As the emergency is global, so too must be our response. And the gravity of
the global emergency is such that it requires an international commitment and
response sufficient to render obsolete and irrelevant, all remaining violent
disputes among nations. For there is in fact no national interest which
transcends in importance the common global interest in repairing and restoring
ecological balance and securing common survival on a functioning planet. That's
the simple fact of the matter. The fundamental question lies in our capacity to
perceive, appreciate and act upon this fact of common environmental threat, and
to see that this threat transcends any existing tribal feuds or national
Perhaps the gravest obstacle to this realization lies in the psychology of
collective action, both violent and non-violent. Herein is the paradox that in
times of war and violent confrontation, the adversaries both personalize and
depersonalize their enemies. Nations, as entities, become personalized
incarnations of evil. Ugly terms of ethnic disparagement, which would
normally be regarded as crude and uncultivated, become the norm -- thus arise
such epithets as "Hun," "Jap," "Yid,"
"Gook," "Commie," "Yanqui" and so on. And yet
at the same time, citizens of the "enemy" country become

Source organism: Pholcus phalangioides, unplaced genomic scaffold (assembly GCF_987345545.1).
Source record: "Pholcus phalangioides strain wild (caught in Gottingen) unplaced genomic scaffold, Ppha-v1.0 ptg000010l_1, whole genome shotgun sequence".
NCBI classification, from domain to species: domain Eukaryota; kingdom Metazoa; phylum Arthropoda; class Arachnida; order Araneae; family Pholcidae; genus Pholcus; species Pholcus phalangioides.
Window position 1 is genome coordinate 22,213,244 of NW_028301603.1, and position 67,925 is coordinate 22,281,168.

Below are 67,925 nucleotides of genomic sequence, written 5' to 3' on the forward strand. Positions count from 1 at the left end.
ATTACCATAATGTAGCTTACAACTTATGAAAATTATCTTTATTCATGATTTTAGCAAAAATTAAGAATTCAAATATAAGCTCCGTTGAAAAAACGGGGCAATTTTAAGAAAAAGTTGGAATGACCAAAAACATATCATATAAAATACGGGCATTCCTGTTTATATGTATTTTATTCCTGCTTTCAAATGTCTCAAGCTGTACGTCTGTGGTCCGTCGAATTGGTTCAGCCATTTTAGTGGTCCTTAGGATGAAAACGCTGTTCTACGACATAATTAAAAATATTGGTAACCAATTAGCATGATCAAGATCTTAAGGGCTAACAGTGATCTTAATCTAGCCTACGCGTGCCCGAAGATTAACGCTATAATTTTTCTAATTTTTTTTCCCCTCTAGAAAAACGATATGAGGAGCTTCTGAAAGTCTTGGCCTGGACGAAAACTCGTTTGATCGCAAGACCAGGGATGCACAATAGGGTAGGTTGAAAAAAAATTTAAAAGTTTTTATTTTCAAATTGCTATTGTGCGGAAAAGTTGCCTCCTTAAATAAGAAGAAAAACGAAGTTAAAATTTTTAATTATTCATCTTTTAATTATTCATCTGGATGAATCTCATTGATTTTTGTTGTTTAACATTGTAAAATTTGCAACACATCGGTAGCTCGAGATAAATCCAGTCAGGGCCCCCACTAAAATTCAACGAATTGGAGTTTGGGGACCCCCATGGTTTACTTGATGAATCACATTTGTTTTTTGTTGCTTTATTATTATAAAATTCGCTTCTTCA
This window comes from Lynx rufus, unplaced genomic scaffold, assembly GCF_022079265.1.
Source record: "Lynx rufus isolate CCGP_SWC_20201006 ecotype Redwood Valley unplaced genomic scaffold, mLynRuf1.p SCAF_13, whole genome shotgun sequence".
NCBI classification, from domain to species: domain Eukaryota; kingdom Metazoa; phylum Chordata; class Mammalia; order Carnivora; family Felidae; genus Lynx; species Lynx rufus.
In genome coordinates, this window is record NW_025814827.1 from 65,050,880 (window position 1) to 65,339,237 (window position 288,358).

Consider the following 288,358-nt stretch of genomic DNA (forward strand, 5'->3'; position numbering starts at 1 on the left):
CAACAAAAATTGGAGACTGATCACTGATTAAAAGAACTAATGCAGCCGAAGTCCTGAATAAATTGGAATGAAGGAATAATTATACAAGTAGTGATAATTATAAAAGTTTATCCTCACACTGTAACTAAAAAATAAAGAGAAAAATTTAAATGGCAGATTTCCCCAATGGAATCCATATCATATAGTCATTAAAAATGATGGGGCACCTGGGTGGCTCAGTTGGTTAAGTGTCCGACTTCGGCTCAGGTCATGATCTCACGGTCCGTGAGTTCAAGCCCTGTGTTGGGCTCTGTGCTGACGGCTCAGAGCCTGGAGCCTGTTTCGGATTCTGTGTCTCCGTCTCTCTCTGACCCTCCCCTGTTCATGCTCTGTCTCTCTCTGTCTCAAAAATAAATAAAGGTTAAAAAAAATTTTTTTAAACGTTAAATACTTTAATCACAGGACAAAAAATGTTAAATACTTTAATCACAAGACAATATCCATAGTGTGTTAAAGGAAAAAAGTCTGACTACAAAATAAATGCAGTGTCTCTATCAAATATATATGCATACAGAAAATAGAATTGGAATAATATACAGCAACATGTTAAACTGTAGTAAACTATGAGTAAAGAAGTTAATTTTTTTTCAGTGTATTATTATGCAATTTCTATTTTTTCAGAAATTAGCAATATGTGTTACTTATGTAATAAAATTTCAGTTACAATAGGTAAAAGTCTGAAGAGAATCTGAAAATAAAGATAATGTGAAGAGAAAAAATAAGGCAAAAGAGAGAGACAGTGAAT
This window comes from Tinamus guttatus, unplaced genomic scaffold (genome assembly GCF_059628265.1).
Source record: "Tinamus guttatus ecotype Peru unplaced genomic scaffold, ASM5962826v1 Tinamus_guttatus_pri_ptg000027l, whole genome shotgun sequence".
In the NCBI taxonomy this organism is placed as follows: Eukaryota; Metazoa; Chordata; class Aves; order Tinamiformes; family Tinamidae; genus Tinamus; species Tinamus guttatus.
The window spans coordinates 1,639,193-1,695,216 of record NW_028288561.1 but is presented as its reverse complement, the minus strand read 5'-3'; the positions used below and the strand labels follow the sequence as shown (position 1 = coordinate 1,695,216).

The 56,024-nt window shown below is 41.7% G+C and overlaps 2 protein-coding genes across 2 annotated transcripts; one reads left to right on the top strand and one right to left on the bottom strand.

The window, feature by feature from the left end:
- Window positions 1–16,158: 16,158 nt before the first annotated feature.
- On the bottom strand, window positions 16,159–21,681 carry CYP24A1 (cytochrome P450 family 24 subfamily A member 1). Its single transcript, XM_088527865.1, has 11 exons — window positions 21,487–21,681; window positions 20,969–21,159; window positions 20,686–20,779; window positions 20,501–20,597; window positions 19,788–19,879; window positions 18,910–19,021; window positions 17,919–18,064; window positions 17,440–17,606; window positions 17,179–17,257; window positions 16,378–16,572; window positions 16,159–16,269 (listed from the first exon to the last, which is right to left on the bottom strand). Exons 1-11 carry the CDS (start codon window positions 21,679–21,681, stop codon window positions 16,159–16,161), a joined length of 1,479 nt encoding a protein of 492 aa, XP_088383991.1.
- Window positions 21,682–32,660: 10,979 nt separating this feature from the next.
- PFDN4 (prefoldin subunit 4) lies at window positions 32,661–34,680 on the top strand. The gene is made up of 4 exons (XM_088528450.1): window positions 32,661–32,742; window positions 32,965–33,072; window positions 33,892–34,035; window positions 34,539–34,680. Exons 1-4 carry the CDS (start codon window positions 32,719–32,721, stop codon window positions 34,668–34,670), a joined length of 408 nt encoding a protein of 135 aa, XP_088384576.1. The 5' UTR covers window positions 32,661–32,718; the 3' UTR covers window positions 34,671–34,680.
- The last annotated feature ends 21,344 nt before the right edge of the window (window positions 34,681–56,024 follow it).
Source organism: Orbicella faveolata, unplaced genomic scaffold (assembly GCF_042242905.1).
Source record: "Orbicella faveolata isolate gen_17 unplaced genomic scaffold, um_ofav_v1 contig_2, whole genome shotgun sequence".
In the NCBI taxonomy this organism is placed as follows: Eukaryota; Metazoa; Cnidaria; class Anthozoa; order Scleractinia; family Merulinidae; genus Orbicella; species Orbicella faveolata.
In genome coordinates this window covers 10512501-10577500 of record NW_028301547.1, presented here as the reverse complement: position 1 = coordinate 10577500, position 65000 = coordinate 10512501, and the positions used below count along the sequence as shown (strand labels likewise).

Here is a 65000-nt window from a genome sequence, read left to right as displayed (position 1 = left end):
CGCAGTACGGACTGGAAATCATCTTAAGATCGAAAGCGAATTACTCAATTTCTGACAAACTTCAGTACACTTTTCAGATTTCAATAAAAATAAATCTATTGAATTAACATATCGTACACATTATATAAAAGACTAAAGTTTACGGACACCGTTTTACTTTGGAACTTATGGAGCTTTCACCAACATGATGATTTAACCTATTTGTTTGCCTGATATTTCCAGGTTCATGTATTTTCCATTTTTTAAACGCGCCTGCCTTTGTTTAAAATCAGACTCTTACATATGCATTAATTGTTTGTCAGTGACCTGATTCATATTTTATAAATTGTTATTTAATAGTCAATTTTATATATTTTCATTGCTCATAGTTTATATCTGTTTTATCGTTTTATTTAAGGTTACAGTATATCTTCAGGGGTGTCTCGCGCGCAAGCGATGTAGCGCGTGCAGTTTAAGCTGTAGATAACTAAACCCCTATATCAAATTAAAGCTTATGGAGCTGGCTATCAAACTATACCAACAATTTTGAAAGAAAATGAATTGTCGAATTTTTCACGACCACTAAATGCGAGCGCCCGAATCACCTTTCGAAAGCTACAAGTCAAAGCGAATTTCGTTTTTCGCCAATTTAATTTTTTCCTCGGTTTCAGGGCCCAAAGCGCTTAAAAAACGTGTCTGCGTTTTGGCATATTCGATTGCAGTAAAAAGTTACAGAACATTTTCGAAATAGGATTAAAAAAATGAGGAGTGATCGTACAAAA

depersonalized, as language becomes an early casualty of armed conflict:
"free fire zone" means "shoot at anything that moves,"
"collateral damage" means "civilian casualties," and
"termination with prejudice" is the sanitized word for
"assassination." Thus might atrocities be excused with such remarks as
"they just do not value human life as we do," meaning "we do not
value their human lives."
Another heavy moral price of armed conflict is the self-righteousness and
self-congratulation of the mobilized nation, and along with this moral myopia,
an enhanced toleration for the moral imperfections and injustices of one's own
society and those of one's allies. These are regarded as "the necessary
price we must pay for national defense." Thus, during the common struggle
against Fascism, the Stalin regime never fully deserved the praise it received
from my government. And in the Cold War which followed, the Soviet government,
society and people never deserved the moral condemnation which it received from
the American government and media. In short, in times of armed threat and
conflict, our moral critical facilities are distorted by our alliances and our
antagonisms. We become tolerant of repressive regimes with which we are allied,
and intolerant of progressive regimes on "the other side. One side's
"terrorist" is another side's "freedom fighter."
Now that the Soviet Union, under the courageous leadership of President
Gorbachev, appears to be depriving us of our "enemy," we face the
discomfort of acknowledging the economic injustice and communal squalor amidst
private affluence at home. This is much more difficult for us, since we could
formerly blame "the Evil Empire" for the perceived necessity of
"national defense," and the consequent excuse of neglecting the poor